In a game of inches, in a society where everyone’s trying to win, what makes the difference? What pushes someone over the finish line first? Training? Maybe, but lots of people exercise. Motivation? Possibly, but all racers have drive. It’s something simpler than that, and if you take it seriously, you could have an edge on a lot of people. Proper sleep — or more specifically, optimizing that sleep — is one of the greatest keys to truly reaping the benefits of sleep and enhancing your overall performance.
The Benefits of Sleep, and How a Lack of Sleep Is Hurting You
Not getting enough sleep might seem like a good way to prove that you're driven and motivated to get shit done, but it'll actually have the opposite effect. A regular lack of sleep can affect cognitive faculties such as mental fatigue and emotional well-being, as well as lower the body’s ability to fight chronic illnesses.
In fact, tough guys who say “I’ll sleep when I’m dead,” may find that statement coming true sooner than expected. Research from Harvard Medical School reveals that sleeping five hours or less per night increases the risk of death from all causes by roughly 15%.
What about those leaders who built corporate empires, ruled vast nations, worked incredibly long hours, and generally crushed it on a regular basis on little more than a nightly nap? People like Winston Churchill, who got by on four or five hours of sleep? Or Marissa Mayer, who famously worked 130 hours a week while at Google?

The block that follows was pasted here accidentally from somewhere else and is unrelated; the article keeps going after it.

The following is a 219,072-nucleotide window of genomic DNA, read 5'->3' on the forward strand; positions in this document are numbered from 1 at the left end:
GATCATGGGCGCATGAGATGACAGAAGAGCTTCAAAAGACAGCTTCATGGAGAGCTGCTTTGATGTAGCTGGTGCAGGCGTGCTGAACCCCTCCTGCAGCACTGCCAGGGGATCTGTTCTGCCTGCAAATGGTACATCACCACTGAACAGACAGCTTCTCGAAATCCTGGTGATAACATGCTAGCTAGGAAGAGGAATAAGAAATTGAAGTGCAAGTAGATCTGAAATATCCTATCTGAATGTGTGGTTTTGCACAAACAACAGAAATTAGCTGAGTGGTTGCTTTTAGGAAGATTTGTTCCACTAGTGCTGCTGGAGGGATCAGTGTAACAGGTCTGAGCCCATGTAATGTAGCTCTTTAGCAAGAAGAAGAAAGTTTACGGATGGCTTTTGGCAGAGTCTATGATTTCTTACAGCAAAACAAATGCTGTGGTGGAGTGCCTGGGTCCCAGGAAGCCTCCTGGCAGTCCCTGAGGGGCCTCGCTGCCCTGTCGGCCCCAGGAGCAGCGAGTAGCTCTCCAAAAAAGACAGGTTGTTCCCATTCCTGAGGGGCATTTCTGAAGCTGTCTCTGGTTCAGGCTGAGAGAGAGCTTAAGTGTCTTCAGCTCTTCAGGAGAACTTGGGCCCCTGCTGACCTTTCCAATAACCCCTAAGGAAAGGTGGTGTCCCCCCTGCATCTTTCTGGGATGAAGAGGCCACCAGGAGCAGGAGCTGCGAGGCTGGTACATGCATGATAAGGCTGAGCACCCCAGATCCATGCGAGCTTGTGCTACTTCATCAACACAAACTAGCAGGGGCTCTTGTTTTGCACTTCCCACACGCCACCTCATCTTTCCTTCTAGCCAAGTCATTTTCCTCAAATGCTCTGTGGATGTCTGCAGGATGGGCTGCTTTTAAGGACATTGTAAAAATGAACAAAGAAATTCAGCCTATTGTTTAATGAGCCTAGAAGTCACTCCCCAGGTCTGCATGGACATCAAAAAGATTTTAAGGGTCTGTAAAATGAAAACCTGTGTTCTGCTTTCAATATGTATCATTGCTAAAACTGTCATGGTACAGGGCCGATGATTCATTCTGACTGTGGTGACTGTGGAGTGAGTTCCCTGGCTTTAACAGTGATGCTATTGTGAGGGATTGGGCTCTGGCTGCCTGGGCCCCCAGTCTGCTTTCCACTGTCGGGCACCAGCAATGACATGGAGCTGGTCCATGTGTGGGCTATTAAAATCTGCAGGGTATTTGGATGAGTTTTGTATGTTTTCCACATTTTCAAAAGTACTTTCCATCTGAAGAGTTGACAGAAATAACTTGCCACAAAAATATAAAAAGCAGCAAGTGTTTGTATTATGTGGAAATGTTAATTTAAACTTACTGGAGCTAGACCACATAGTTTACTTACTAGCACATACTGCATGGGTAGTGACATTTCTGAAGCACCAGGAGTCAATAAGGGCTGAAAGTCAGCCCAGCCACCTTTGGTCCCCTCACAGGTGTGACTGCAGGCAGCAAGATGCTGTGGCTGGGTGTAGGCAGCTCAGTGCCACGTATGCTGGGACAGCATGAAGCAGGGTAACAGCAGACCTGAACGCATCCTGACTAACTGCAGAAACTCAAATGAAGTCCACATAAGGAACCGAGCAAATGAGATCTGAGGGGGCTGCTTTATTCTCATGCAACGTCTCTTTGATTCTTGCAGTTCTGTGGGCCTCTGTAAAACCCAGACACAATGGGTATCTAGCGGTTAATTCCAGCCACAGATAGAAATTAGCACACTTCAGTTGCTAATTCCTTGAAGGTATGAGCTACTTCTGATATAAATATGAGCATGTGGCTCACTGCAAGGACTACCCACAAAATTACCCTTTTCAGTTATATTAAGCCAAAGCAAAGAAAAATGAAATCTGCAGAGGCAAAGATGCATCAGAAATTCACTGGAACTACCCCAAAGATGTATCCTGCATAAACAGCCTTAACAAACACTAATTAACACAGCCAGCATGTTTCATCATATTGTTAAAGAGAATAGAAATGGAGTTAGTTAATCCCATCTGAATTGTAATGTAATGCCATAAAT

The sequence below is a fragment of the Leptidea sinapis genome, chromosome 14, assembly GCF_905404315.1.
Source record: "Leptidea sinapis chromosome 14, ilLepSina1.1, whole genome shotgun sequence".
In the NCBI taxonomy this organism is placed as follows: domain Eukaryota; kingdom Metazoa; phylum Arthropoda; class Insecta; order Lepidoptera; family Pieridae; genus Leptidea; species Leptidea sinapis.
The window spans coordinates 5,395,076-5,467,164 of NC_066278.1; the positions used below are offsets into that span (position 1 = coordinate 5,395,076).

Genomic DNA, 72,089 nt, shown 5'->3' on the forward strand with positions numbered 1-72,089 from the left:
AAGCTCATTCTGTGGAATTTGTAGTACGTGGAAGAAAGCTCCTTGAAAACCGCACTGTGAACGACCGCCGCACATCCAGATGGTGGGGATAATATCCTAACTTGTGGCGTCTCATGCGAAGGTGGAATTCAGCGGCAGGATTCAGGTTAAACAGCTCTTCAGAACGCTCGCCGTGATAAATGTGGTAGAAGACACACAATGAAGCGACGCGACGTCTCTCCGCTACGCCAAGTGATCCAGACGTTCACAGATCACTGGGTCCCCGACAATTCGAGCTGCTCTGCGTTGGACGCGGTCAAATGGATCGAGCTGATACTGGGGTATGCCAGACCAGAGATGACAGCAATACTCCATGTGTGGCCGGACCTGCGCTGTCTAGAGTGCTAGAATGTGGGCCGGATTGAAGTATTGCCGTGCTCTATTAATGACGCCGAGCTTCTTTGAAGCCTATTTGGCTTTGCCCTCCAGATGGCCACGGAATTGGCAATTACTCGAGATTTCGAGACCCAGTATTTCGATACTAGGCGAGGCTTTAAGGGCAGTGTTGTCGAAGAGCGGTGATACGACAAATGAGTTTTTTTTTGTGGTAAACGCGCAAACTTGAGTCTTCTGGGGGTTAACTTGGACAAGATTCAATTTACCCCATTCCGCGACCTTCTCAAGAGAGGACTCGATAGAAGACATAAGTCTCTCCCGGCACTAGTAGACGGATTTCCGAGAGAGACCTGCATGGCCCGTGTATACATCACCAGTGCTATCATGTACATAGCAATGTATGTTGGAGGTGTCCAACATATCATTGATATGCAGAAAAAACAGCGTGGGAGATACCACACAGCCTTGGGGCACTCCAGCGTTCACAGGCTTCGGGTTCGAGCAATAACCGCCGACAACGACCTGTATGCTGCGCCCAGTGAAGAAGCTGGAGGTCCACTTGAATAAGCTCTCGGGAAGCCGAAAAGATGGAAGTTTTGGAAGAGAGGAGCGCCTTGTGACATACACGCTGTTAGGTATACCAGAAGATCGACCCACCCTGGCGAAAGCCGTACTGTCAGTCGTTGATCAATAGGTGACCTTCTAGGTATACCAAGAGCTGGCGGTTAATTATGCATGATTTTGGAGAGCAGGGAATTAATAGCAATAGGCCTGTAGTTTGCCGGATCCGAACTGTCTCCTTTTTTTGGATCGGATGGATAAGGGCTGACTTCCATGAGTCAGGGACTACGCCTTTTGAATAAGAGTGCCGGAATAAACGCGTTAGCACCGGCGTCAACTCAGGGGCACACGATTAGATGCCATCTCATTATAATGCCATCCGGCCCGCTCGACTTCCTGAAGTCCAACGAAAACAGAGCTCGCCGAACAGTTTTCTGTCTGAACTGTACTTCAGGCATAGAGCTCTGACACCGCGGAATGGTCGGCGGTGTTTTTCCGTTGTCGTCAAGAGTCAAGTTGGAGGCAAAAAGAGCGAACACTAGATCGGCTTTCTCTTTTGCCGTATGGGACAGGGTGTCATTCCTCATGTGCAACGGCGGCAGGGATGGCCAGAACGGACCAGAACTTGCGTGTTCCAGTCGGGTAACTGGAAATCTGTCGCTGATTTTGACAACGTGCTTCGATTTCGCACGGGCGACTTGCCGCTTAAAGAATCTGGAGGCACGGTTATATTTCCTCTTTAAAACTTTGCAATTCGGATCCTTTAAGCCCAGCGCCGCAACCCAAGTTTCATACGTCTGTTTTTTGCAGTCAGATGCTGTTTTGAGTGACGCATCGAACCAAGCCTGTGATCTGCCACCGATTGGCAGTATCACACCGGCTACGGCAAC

They’re outliers. And even still, who’s to know what else they could have achieved with a little more sleep?
Researchers at the Center for Sleep and Respiratory Neurobiology at the University of Pennsylvania, while investigating whether people could severely reduce their sleep without consequences, discovered that while those who slept less initially saw a decline in their cognitive performance, eventually their feelings of tiredness plateaued and became their new normal.
But in this new normal, while the brain’s faculties continued to free fall, the tired people stopped noticing because they didn’t feel any more beat than usual. In other words, lack of sleep doesn’t spark your stamina. It slows you down — you’re just too tired to notice.
5 Tips to Maximize the Benefits of Sleep in Your Daily Routine
So how do you ditch the “sleep is for the weak” mantra and get the kind of sleep that will truly make you fighting fit? Here are five ways to make sure you are optimizing your rest and reaping all of the benefits of sleep that you need to not only survive, but thrive.
1. Think Quality AND Quantity: Get the Right Kind of Sleep
The quality of your sleep is as important (and perhaps more so) than the number of hours you clock. Two studies carried out by Bradley University in Peoria, Illinois, found that measures of health, well-being, and sleepiness were more directly related to quality, not quantity, of sleep.
That said, the participants slept an average of seven hours a night, which is also the number of hours recommended by the National Sleep Foundation.
2. Stick to Your Sleep Schedule